When virtual reality became a real product we could have in our homes, the platform promised the potential of lush, engaging, and fully realized worlds. We’re still working toward that future, but while we’re waiting, Beat Saber offers one of virtual reality’s best experiences. It doesn’t create a new world to explore; instead Beat Saber focuses on placing you in a song and giving you the tools to participate in its rhythms in ways that traditional music games can’t.
In Beat Saber you use two light swords (one blue and one red), and you swing them using Move controllers. Red and blue blocks fly toward you, indicating which saber you should use to hit them. Along with being color coded, the blocks also have arrows dictating the direction of your chop. A blue block flying at you on your right with an arrow pointing north requires you to attack it from the bottom swiping upward. A red block coming from the left with an westward pointing arrow requires you to swipe through it from right to left. These blocks fly at you in time with the music booming in your ears, and when you find the rhythm and take down each block, you feel like you’re conducting a violent symphony. It’s beautiful.
A clinical description of how the gameplay works really doesn’t do it justice. Wielding lightsabers to destroy blocks as the music and light show fully envelops you lets you focus on the task at hand with extreme precision. The music and visuals fully take over your peripherals, engrossing you and making you feel the music. It wasn’t long before I was slashing blocks based purely on the rhythm, embracing the choreography of each song and focusing less on the arrows on the blocks. It makes the experience a fantastic showcase for the platform and genuinely feels like something that wouldn’t work outside of a headset.
With driving beats and dance-worthy intensity, every song is enjoyable and perfect for the style of gameplay Beat Saber offers. However, compared to other rhythm and music games, the diversity isn’t there. The original soundtrack (no licensed songs here) stays rooted in techno-centric beats, and there are only 16 so you end up playing the same songs a lot.
Despite the repeated songs, the gameplay doesn’t grow stale. Early on, you simply grasp for high scores, but you eventually encounter tasks like completing a song without making wide arm movements, or missing a specific number of blocks without failing. The campaign also offers a deep challenge, dipping into the extreme difficulties before showing you the finish line. Even if you’ve been playing Beat Saber for months in early access on Vive and Rift, the campaign offers a worthwhile and enjoyable challenge.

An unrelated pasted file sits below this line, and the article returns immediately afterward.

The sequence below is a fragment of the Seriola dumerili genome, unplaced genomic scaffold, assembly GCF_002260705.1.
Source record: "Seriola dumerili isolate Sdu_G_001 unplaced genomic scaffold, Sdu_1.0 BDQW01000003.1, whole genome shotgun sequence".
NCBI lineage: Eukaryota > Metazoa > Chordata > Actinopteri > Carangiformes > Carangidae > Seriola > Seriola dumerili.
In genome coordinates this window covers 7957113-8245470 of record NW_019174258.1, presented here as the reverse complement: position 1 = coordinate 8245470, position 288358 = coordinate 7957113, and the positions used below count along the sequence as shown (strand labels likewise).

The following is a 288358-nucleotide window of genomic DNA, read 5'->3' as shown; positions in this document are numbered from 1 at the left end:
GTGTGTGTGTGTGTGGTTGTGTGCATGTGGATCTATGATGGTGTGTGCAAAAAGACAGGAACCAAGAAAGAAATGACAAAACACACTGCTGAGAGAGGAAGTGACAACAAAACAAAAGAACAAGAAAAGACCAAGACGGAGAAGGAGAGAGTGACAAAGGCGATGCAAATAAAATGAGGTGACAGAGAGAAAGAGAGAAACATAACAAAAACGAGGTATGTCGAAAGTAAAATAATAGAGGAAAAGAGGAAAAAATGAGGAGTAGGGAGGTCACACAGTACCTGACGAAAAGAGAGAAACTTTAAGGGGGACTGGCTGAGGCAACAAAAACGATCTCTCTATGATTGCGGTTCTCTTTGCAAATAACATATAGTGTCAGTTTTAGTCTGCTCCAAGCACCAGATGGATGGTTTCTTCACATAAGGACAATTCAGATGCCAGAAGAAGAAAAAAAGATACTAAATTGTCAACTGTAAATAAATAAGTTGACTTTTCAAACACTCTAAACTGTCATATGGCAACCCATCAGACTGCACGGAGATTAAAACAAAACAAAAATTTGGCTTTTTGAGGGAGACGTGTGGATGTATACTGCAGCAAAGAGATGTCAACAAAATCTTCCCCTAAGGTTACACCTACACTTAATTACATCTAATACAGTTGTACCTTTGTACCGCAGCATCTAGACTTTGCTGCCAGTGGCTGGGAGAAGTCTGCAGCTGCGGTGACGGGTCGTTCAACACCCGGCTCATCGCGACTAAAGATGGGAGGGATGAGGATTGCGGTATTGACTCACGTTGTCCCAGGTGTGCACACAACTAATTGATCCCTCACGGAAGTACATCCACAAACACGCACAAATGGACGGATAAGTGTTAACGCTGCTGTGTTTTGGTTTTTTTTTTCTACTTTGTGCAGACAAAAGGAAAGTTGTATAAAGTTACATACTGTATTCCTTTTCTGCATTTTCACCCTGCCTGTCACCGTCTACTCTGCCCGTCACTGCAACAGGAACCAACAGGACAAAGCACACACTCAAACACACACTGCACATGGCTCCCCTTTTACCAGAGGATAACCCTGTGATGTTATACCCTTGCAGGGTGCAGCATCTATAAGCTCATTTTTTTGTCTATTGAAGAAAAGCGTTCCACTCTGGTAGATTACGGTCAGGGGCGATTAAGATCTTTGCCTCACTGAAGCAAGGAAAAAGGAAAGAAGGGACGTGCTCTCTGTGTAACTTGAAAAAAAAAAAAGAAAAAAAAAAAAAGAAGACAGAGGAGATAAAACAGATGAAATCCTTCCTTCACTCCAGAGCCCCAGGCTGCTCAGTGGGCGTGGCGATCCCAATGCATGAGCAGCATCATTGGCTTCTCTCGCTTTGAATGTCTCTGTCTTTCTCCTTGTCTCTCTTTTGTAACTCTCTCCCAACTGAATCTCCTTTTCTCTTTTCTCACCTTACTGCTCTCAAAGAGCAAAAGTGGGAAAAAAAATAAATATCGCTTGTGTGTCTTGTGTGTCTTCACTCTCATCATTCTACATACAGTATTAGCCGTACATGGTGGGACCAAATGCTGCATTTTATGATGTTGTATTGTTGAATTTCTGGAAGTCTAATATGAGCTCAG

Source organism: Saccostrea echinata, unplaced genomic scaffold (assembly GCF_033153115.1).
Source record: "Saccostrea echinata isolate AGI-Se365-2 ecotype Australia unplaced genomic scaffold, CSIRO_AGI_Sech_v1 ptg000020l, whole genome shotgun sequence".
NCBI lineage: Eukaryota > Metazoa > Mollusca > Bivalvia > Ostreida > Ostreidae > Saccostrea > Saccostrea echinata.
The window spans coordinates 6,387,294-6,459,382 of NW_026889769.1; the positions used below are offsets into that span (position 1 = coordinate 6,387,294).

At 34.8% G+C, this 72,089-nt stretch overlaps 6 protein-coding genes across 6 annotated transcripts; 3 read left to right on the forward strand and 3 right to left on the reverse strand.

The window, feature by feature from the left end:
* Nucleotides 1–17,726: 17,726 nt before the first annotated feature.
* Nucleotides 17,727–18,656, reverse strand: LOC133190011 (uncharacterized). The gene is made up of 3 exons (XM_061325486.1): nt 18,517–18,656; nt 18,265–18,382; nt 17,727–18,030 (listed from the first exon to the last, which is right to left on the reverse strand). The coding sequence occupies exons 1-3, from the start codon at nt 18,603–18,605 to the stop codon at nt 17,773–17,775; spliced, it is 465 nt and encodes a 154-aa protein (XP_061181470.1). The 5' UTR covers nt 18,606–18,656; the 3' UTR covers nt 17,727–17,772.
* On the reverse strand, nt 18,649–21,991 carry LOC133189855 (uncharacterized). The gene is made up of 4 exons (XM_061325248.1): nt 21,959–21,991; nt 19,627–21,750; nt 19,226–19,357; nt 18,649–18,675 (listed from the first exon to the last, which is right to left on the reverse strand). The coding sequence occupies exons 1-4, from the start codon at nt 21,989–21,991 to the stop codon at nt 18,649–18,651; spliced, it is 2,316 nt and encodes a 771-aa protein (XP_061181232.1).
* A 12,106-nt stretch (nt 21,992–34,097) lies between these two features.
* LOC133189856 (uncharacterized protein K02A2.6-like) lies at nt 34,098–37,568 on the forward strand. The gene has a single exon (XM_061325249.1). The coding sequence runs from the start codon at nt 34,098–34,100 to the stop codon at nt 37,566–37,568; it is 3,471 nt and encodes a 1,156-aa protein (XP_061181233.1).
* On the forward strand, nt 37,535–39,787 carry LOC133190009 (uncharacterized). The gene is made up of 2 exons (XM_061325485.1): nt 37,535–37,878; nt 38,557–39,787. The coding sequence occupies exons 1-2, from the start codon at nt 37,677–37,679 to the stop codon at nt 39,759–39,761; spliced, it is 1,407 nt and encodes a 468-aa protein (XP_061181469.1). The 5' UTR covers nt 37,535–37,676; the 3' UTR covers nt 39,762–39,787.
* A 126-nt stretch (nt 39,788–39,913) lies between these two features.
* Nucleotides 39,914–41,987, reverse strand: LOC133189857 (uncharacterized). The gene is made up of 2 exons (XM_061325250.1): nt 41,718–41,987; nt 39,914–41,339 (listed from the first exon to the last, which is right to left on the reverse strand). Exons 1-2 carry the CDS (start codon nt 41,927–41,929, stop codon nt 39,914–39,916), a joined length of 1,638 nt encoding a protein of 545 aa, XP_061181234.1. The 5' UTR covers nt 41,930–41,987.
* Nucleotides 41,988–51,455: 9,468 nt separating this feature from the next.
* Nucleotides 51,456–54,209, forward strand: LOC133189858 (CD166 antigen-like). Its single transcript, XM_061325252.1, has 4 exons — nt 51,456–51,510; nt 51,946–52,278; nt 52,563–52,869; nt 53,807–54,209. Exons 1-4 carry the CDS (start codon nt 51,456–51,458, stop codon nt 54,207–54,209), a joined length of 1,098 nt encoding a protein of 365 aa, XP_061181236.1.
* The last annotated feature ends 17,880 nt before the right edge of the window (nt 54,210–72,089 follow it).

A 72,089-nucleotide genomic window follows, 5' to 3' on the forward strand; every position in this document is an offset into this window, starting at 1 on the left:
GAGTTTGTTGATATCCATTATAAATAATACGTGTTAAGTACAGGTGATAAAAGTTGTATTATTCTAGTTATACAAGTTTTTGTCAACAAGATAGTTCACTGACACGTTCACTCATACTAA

You have an assortment of options for tackling songs outside of the campaign. You can do no-fail mode (helpful for learning the more difficult songs), play without arrows on the blocks, or play with single-color blocks. You can also elect to turn on modifiers for score boosts, like playing a song at double speed or making the arrows disappear from the blocks right before you swipe through them. I liked all these modifiers and how they added gameplay variety, which is important considering the small track list.
Beat Saber is a must-play for anyone interested in virtual reality, but not for the reasons we typically associate with the platform. It won’t make you crane your neck to take in the majesty of your surroundings, but Beat Saber uses VR to place you into the music and taps into your carnal desire to hit things with swords. Years into its life, the gaming public is still unsure of this new way to play video games, but Beat Saber has the potential to convince skeptics to take another look.
Years into its life, the gaming public is still unsure of virtual reality, but Beat Saber has the potential to convince skeptics to take another look.